Liquid breathing is also sometimes called fluid breathing.
Liquid breathing technology replaces gas mixtures with a highly-oxygenated liquid that allows humans to continue breathing where the use of gasses might be detrimental. It is use for a number of medical procedures, particularly with premature babies, and has also been proposed for future spacecraft to help offset some complications from very high accelerations.
It is probably most famous, however, as an experimental means of diving to extreme depths without the usual detrimental pressure effects. It is the latter application this article will focus on.
Liquid breathing was first experimented with in the 1960s and tested successfully on animals since. A liquid breathing rig was prominently featured in the science fiction movie The Abyss. That film also contains a key scene of a rat shown surviving in PFC liquid; the scene was not special effects and the rodent was indeed actually breathing the liquid.
At the heart of the system are peflourochemicals, also called perflourocarbons or PFCs, which have the unusual property of allowing a very large percentage of gas solubility. In fact, these liquids can hold up to twenty-five times more dissolved oxygen and other gasses that human blood. In liquid breathing diving, the diver allows his lungs to be saturated with this oxygen-rich PFC liquid in place of air. Despite the PFC being heavier and more viscous than the normal gasses the diver would breathe, the lungs can still function normally.
With this system, the body can more easily equal adapt to the pressure of the surrounding water. Because of this, complications such as inert gas narcosis (from using either nitrogen or helium at too great a depth) can be minimized or eliminated altogether. Because narcosis is not a danger with liquid breathing rigs, there would also be little need for compression and decompression procedures. Under ideal conditions, some think that liquid diving rigs could carry divers down to depths of 1000 meters or so, compared to the extreme limit of 100 meters for gas mixture rigs.
However, there are many complications to the system. These type of diving rigs depend on Total Liquid Ventilation (TLV), which is a type of artificially-induced respiration where the rig takes over the breathing mechanics for the diver. These devices would be very similar to the artificial respirators currently used in hospitals, but much more compact and rated for liquids. The PFC liquid would be too dense for the diver to respire on his own for more than a few minutes before he began exhausting himself. Natural respiration would also be too slow, as the PFC liquid is not as efficient at carrying away CO2 as normal air. At normal breathing rates the user could still end up eventually suffocating.
So the TLV systemís precision pumps maintain a steady, rhythmic flow in and out of the lungs via tubes inserted into the trachea. It would also monitor the diverís condition to adjust the flow depending on his level of activity and needs. The PFC liquid is warmed to a comfortable temperature, and oxygen is saturated into the system from a reserve tank. Carbon dioxide and other waste gasses are filtered out. Higher Tech Level systems could replace some or all of the oxygen tank with an oxygen-cracking artificial gill system, lightening the rig but also using considerably more power.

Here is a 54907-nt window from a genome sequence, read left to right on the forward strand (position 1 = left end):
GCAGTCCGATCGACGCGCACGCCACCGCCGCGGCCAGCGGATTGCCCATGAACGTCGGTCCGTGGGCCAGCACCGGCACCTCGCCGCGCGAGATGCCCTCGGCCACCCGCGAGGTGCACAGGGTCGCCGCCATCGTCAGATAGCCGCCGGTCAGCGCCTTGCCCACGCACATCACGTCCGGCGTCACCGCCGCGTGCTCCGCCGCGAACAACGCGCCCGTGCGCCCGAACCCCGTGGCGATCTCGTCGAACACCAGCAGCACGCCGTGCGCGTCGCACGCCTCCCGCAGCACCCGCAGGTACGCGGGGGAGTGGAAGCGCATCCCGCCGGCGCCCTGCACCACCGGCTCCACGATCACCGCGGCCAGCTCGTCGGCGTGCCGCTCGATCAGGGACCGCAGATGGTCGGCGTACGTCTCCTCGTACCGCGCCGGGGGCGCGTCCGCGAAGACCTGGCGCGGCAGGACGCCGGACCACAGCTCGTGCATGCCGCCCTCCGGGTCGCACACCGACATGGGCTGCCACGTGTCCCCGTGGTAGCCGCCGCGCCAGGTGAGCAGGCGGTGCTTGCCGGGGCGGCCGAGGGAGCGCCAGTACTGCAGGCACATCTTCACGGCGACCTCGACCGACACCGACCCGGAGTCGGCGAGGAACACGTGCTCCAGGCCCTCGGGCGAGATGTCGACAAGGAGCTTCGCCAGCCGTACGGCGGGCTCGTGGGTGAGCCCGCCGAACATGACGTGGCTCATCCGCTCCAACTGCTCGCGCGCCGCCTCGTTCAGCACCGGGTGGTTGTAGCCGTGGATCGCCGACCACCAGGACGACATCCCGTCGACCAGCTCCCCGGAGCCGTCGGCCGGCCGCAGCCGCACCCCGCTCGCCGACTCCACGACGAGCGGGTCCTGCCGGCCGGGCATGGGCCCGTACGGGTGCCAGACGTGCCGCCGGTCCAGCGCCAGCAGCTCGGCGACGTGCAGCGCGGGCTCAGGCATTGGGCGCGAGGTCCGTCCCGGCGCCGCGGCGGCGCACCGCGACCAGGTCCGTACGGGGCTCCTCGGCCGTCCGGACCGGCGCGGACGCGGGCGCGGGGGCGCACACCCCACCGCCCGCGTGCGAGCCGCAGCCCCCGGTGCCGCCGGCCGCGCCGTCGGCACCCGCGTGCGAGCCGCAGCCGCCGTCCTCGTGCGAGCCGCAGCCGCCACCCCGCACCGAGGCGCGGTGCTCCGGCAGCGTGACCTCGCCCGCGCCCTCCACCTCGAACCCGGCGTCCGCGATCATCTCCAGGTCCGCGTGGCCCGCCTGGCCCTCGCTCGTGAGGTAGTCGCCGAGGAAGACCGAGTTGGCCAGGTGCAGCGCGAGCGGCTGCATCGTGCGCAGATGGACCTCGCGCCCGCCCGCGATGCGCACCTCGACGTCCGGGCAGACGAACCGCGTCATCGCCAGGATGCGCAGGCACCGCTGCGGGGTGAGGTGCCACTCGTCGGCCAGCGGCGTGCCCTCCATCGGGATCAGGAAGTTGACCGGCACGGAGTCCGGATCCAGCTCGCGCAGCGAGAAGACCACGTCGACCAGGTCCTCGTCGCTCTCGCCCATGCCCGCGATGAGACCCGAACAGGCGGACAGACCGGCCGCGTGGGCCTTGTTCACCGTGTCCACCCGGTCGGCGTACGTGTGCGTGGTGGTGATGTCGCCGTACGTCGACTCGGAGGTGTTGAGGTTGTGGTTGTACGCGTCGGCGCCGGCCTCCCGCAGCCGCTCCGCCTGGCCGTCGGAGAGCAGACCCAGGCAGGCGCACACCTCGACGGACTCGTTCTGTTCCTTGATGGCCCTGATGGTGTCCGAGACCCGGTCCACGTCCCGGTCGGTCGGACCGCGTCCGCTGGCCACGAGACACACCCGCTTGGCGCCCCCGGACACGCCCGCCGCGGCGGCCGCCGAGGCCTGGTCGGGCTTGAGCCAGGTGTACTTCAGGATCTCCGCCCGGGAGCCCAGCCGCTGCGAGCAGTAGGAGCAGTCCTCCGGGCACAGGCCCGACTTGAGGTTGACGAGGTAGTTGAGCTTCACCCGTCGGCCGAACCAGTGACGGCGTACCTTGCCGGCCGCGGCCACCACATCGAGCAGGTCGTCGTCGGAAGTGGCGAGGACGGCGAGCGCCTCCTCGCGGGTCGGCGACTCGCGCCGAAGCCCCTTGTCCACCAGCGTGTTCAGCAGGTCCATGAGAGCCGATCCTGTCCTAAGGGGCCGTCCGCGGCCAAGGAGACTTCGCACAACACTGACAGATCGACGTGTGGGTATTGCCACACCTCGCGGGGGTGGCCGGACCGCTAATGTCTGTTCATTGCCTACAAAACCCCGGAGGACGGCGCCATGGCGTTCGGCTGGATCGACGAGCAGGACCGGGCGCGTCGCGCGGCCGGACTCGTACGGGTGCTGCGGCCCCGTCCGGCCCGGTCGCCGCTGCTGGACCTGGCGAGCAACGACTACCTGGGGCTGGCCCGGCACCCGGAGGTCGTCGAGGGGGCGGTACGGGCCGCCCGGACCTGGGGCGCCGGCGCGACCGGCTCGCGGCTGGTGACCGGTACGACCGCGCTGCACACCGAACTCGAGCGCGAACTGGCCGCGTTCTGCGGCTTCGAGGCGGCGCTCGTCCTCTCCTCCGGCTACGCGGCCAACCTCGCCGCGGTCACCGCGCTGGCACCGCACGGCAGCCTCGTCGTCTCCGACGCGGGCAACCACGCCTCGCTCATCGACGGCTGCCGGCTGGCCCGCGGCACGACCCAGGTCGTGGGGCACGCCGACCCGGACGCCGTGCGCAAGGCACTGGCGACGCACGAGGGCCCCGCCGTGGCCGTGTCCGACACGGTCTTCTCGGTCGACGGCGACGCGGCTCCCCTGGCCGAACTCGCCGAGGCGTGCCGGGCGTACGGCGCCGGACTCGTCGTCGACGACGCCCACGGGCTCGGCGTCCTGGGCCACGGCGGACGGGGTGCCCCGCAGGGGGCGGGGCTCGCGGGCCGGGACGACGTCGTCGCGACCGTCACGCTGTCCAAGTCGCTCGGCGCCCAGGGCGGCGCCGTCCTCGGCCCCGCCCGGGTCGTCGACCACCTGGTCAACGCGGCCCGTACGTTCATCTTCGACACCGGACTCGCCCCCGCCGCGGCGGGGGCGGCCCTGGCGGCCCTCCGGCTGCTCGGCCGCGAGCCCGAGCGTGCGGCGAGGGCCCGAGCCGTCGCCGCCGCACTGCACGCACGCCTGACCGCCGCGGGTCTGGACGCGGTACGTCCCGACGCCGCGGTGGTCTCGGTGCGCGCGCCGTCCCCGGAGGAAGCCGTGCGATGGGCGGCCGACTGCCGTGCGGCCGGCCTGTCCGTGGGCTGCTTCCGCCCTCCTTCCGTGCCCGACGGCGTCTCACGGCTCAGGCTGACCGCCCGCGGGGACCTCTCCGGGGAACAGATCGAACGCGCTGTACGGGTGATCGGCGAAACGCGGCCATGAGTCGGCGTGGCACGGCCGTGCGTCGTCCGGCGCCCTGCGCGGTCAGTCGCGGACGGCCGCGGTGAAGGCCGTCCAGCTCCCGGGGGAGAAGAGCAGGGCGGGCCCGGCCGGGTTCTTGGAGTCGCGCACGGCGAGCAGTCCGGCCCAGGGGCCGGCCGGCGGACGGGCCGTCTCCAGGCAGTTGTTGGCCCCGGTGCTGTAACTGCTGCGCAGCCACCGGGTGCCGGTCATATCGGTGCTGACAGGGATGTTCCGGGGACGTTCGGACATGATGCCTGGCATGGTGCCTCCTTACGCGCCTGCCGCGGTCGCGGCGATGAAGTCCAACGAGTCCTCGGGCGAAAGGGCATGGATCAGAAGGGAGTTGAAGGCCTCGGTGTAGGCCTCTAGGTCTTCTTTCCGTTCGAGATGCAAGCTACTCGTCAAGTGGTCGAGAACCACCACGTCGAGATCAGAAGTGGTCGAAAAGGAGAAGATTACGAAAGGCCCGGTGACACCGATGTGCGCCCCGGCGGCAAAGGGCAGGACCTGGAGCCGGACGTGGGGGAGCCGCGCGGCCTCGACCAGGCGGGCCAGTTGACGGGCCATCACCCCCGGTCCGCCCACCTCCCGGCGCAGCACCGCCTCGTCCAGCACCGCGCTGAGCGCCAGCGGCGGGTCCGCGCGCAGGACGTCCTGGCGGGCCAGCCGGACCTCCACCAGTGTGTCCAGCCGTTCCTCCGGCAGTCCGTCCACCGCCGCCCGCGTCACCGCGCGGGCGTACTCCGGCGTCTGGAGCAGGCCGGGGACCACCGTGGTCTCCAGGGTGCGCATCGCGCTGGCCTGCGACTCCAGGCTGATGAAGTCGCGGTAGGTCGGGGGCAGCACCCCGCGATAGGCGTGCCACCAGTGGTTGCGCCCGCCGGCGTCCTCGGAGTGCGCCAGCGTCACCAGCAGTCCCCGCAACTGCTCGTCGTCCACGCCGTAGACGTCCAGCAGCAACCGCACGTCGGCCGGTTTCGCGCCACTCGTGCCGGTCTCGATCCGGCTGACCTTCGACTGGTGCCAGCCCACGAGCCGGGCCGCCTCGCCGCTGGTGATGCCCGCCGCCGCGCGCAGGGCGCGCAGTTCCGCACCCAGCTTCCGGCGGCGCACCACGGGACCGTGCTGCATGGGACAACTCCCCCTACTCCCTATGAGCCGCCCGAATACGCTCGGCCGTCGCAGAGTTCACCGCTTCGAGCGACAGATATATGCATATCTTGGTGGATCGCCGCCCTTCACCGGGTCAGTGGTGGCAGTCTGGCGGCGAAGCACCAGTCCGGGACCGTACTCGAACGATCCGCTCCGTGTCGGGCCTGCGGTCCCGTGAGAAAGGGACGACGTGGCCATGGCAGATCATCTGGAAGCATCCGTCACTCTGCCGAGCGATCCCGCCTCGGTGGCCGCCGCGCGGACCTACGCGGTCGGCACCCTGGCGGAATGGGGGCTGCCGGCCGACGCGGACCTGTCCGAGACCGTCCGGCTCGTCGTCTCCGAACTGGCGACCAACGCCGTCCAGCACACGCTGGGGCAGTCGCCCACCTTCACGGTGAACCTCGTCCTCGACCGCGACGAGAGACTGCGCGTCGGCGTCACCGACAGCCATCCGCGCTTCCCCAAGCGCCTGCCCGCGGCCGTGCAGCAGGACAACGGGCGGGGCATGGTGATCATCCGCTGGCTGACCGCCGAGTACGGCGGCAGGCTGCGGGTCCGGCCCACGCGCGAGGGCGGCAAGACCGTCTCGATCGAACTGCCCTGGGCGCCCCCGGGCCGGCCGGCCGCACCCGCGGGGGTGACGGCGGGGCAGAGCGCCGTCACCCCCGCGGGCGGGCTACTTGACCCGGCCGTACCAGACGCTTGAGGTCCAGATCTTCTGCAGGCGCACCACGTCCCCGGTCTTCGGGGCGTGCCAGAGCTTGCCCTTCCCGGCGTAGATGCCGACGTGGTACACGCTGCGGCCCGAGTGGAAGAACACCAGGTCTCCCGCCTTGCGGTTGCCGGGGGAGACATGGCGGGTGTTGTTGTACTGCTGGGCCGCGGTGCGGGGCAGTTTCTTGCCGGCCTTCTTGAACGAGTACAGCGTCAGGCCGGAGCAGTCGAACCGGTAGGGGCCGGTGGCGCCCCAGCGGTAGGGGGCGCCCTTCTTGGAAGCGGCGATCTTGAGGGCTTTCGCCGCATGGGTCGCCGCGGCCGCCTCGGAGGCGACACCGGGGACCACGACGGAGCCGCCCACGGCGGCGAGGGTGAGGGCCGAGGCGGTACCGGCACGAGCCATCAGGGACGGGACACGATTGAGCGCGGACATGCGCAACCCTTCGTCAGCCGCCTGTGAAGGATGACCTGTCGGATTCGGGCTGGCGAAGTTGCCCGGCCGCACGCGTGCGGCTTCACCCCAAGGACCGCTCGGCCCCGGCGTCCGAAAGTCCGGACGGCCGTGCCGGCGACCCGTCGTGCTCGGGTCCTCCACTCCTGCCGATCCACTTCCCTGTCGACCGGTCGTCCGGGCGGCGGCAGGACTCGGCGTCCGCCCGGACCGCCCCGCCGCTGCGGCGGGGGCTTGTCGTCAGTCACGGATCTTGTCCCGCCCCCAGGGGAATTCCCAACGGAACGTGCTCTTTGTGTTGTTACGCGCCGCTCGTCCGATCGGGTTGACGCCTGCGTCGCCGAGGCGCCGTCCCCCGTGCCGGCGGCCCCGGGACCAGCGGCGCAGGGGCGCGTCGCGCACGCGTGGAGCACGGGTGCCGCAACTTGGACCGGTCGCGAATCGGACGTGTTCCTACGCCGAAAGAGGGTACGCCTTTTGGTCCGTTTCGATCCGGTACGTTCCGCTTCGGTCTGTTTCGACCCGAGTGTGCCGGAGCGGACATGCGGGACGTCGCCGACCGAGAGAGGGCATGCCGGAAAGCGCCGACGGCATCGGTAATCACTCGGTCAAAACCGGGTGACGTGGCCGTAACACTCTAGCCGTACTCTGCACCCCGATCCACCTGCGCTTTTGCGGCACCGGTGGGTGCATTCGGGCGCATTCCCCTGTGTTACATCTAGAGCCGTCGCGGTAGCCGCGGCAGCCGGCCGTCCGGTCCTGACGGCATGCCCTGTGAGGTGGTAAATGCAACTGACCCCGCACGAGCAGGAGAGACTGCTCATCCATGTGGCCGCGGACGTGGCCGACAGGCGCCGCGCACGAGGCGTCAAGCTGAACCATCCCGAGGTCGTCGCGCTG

Needless to say, this kind of system can be very uncomfortable for a diver not used to it. He not only has to endure liquid-filled lungs, a sensation that would be very reminiscent of drowning, but a tube that extends down his throat into the trachea. Even with the option of using mild drugs to suppress the gag or panic reflexes, using the liquid breathing rigs would still probably take very extensive training.
As the PFC liquid can be continually re-oxygenated and the system can recycle used gasses, a liquid breathing rigís endurance would probably be comparable to a gas mixture rebreather system. In other words, it would be able to keep its diver alive probably as long as the system was supplied power. In the original experiments in the 1960s, rats were able to survive up to 20 hours breathing PFC liquid. However, because the more viscous PFC liquid requires much more energy to move than air, it may wear away portable power supplies more quickly than gas mixture systems.
These kind of rigs would be heavier and more expensive to manufacture and maintain than normal diving equipment, but would still be cheaper than extreme depth equipment such as hardsuits and deep diving subs. They may in fact find their niche in operating in the middle territory between the lower limits of safe gas mixture diving and depths where more heavily robust systems start becoming a necessity, say between 100 and 800 meters. They would likely never be used to push toward their depth limits for safety reasons, except in emergencies.
In The Media:
On The Internet:
http://aboutfacts.net/Science2.htmhttp://web.archive.org/web/20080119132718/http://www.skyaid.org/Skyaid+Org/Medical/Heart_Cool_Oxygen.htm http://en.wikipedia.org/wiki/Liquid_breathing http://en.wikipedia.org/wiki/Liquid_ventilator http://www.chm.bris.ac.uk/webprojects2002/shorrock/3-%20%20Liquid_breathing.htm
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